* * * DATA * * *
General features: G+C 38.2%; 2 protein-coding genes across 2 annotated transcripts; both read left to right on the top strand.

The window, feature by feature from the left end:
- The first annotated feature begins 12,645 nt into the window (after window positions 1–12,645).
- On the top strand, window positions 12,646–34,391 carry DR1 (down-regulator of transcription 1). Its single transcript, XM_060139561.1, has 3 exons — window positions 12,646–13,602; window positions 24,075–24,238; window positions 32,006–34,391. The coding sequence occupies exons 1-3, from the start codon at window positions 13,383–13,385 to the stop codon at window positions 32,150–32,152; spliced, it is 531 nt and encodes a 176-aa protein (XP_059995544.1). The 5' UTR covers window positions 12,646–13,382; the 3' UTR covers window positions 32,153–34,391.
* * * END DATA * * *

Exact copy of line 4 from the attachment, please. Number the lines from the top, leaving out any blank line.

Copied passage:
- On the top strand, window positions 12,646–34,391 carry DR1 (down-regulator of transcription 1). Its single transcript, XM_060139561.1, has 3 exons — window positions 12,646–13,602; window positions 24,075–24,238; window positions 32,006–34,391. The coding sequence occupies exons 1-3, from the start codon at window positions 13,383–13,385 to the stop codon at window positions 32,150–32,152; spliced, it is 531 nt and encodes a 176-aa protein (XP_059995544.1). The 5' UTR covers window positions 12,646–13,382; the 3' UTR covers window positions 32,153–34,391.